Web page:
As of almost the end of February, it looks like over 30 Democrats are in the presidential race or are at least considering it. As the candidates put together their platforms, every one is in some fashion or another talking about health care, climate change, income inequality, and of course terrible management and crazy positions of the current White House resident.
As the race proceeds, Democratic candidates will be honing their positions to put more “meat on the bones.” Over the next few weeks/months, I hope to give some suggestions as to what I think might be a few good ideas. Here, I will offer input into two that have been talked about.
The first is healthcare. Positions run the gamut from wanting to fix Obamacare over to Medicare for all. A few days ago, Jamie Daw, professor of health policy at Columbia, wrote a piece in the New York Times that I think should be examined closely by our candidates.
Much of the discussion of America’s healthcare issues reference Canada as an excellent model to follow. The professor says a much better model is what Germany has done. She states that their “model ensures that all citizens have access to affordable healthcare, but it also incorporates age old American values of choice and private competition in health insurance.”
Under the German model, citizens have access to over 1,000 non-profit companies called “sickness funds.” The system is funded by progressive taxation and is similar to our Medicare/Medicaid programs. Overall costs of healthcare are substantially less in Germany then here and out of pocket costs are limited to 2% or less of household income.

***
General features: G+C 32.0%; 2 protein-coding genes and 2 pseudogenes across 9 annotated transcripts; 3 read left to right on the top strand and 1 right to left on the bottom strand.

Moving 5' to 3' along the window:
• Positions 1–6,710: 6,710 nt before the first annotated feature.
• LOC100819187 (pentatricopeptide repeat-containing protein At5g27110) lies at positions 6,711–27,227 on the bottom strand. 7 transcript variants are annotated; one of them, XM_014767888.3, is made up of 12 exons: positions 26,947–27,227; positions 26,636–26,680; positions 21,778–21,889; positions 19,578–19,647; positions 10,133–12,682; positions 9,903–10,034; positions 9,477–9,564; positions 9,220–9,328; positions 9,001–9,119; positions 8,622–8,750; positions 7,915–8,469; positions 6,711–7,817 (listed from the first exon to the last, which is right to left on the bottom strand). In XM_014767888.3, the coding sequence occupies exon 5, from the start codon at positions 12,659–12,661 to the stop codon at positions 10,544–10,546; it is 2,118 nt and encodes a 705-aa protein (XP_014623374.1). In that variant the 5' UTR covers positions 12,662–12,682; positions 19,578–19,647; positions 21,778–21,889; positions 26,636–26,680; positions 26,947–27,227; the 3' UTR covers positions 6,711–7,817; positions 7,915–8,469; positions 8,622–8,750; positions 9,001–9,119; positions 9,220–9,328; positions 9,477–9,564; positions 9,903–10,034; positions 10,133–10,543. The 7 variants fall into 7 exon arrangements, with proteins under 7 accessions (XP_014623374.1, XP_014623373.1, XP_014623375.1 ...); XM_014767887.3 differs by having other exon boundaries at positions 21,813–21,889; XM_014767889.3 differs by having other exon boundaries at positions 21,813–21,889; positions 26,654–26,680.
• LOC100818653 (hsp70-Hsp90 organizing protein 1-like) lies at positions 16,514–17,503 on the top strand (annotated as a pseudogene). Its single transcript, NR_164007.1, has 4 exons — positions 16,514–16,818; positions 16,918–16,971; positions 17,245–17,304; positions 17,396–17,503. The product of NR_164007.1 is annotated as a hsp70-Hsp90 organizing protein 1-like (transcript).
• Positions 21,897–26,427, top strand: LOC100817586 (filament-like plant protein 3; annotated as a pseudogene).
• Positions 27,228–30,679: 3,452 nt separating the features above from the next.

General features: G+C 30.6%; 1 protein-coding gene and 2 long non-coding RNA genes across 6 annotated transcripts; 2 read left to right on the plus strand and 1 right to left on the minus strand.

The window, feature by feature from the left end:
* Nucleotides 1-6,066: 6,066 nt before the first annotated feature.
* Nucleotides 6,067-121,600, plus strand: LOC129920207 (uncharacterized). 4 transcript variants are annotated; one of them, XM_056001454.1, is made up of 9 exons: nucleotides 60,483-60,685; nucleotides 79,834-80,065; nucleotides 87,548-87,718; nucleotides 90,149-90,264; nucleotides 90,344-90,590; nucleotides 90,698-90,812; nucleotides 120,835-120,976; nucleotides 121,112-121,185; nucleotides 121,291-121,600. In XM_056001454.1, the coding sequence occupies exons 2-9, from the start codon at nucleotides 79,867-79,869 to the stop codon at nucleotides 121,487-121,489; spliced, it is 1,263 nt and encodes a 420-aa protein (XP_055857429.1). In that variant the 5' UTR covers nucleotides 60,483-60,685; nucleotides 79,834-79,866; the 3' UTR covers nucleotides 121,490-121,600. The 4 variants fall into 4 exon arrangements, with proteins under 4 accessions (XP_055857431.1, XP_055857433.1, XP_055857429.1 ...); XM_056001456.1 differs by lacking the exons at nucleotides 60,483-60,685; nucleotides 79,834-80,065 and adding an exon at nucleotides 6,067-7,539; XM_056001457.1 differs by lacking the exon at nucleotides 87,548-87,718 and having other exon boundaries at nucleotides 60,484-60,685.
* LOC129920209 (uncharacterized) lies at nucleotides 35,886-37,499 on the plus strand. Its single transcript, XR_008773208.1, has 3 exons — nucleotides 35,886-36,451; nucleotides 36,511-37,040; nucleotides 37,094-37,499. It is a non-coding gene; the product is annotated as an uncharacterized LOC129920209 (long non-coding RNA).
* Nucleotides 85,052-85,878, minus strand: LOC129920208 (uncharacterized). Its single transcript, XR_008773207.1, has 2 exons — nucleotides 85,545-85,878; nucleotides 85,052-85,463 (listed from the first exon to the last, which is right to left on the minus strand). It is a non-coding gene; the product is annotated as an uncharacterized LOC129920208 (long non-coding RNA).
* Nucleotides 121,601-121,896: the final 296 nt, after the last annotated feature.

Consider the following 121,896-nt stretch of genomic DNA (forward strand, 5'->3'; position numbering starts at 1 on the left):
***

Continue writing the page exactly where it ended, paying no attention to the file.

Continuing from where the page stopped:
While I doubt any system is totally perfect, I would urge candidates to look carefully at the German healthcare model as it might prove less onerous to those in opposition, and at the end of the day, legislation will need consensus if change is to be accomplished.
Employee Say In Board Of Directors
The second issue I think would make better business practices for American corporations is a proposal put forth by Elizabeth Warren. She has a number of positions out already in her campaign, but one that fascinates me is a rule to have employees elect 40% of a company’s Board of Directors.
Interestingly, this practice known as co-determination is a defining feature of the German economy. If it were implemented here, it would give employees greater input into company management and could possibly raise employee wages. I am beginning to think America could learn a lot from Germany.
For more information on Warren’s ideas I would refer to the February issue of the Washington Spectator.
My final suggestion regarding the upcoming election is for Democrat candidates to “keep your cool” and use lots of fact-checkers on your Republican opponents, especially the current White House resident. This next election will be a knock-down event and Trump will do every thing known to man to get under our candidates skin.
Best wishes to everyone on the Democratic side of the aisle.
by Dick Goodson
3 Comments on "Two German Policy Ideas For The 2020 Field"